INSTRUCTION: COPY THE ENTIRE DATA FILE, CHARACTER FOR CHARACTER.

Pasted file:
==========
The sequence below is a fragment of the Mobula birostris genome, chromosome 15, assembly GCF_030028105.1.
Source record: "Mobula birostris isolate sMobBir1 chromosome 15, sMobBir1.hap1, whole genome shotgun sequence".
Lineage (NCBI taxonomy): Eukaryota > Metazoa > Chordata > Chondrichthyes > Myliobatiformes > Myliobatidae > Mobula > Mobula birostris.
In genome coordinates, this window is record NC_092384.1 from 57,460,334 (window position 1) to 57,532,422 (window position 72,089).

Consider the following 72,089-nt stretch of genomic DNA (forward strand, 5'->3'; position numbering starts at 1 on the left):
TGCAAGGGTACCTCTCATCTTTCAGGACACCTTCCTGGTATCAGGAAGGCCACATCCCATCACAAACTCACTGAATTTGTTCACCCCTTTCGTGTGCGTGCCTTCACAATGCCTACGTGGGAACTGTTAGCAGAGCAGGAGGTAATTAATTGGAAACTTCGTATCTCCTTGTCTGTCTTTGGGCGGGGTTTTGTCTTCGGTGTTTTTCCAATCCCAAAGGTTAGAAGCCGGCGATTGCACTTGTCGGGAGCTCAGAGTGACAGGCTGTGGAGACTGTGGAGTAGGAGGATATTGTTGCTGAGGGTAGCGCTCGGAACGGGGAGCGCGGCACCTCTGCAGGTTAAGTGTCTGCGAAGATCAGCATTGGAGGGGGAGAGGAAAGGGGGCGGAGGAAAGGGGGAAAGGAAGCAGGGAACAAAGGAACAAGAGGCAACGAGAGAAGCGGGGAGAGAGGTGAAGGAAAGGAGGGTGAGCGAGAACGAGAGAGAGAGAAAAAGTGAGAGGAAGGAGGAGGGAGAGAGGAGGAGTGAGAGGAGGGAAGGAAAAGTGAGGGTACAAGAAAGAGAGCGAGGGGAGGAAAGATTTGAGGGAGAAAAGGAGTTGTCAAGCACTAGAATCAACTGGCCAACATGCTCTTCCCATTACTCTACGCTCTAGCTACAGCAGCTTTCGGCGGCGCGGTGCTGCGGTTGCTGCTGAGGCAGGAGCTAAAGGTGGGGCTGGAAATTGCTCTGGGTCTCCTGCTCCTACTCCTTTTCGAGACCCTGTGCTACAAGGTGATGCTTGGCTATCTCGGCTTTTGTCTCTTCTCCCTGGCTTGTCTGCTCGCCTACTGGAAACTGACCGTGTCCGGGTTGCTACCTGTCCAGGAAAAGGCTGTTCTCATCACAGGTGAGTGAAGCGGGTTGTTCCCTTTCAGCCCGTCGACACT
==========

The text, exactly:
The sequence below is a fragment of the Mobula birostris genome, chromosome 15, assembly GCF_030028105.1.
Source record: "Mobula birostris isolate sMobBir1 chromosome 15, sMobBir1.hap1, whole genome shotgun sequence".
Lineage (NCBI taxonomy): Eukaryota > Metazoa > Chordata > Chondrichthyes > Myliobatiformes > Myliobatidae > Mobula > Mobula birostris.
In genome coordinates, this window is record NC_092384.1 from 57,460,334 (window position 1) to 57,532,422 (window position 72,089).

Consider the following 72,089-nt stretch of genomic DNA (forward strand, 5'->3'; position numbering starts at 1 on the left):
TGCAAGGGTACCTCTCATCTTTCAGGACACCTTCCTGGTATCAGGAAGGCCACATCCCATCACAAACTCACTGAATTTGTTCACCCCTTTCGTGTGCGTGCCTTCACAATGCCTACGTGGGAACTGTTAGCAGAGCAGGAGGTAATTAATTGGAAACTTCGTATCTCCTTGTCTGTCTTTGGGCGGGGTTTTGTCTTCGGTGTTTTTCCAATCCCAAAGGTTAGAAGCCGGCGATTGCACTTGTCGGGAGCTCAGAGTGACAGGCTGTGGAGACTGTGGAGTAGGAGGATATTGTTGCTGAGGGTAGCGCTCGGAACGGGGAGCGCGGCACCTCTGCAGGTTAAGTGTCTGCGAAGATCAGCATTGGAGGGGGAGAGGAAAGGGGGCGGAGGAAAGGGGGAAAGGAAGCAGGGAACAAAGGAACAAGAGGCAACGAGAGAAGCGGGGAGAGAGGTGAAGGAAAGGAGGGTGAGCGAGAACGAGAGAGAGAGAAAAAGTGAGAGGAAGGAGGAGGGAGAGAGGAGGAGTGAGAGGAGGGAAGGAAAAGTGAGGGTACAAGAAAGAGAGCGAGGGGAGGAAAGATTTGAGGGAGAAAAGGAGTTGTCAAGCACTAGAATCAACTGGCCAACATGCTCTTCCCATTACTCTACGCTCTAGCTACAGCAGCTTTCGGCGGCGCGGTGCTGCGGTTGCTGCTGAGGCAGGAGCTAAAGGTGGGGCTGGAAATTGCTCTGGGTCTCCTGCTCCTACTCCTTTTCGAGACCCTGTGCTACAAGGTGATGCTTGGCTATCTCGGCTTTTGTCTCTTCTCCCTGGCTTGTCTGCTCGCCTACTGGAAACTGACCGTGTCCGGGTTGCTACCTGTCCAGGAAAAGGCTGTTCTCATCACAGGTGAGTGAAGCGGGTTGTTCCCTTTCAGCCCGTCGACACT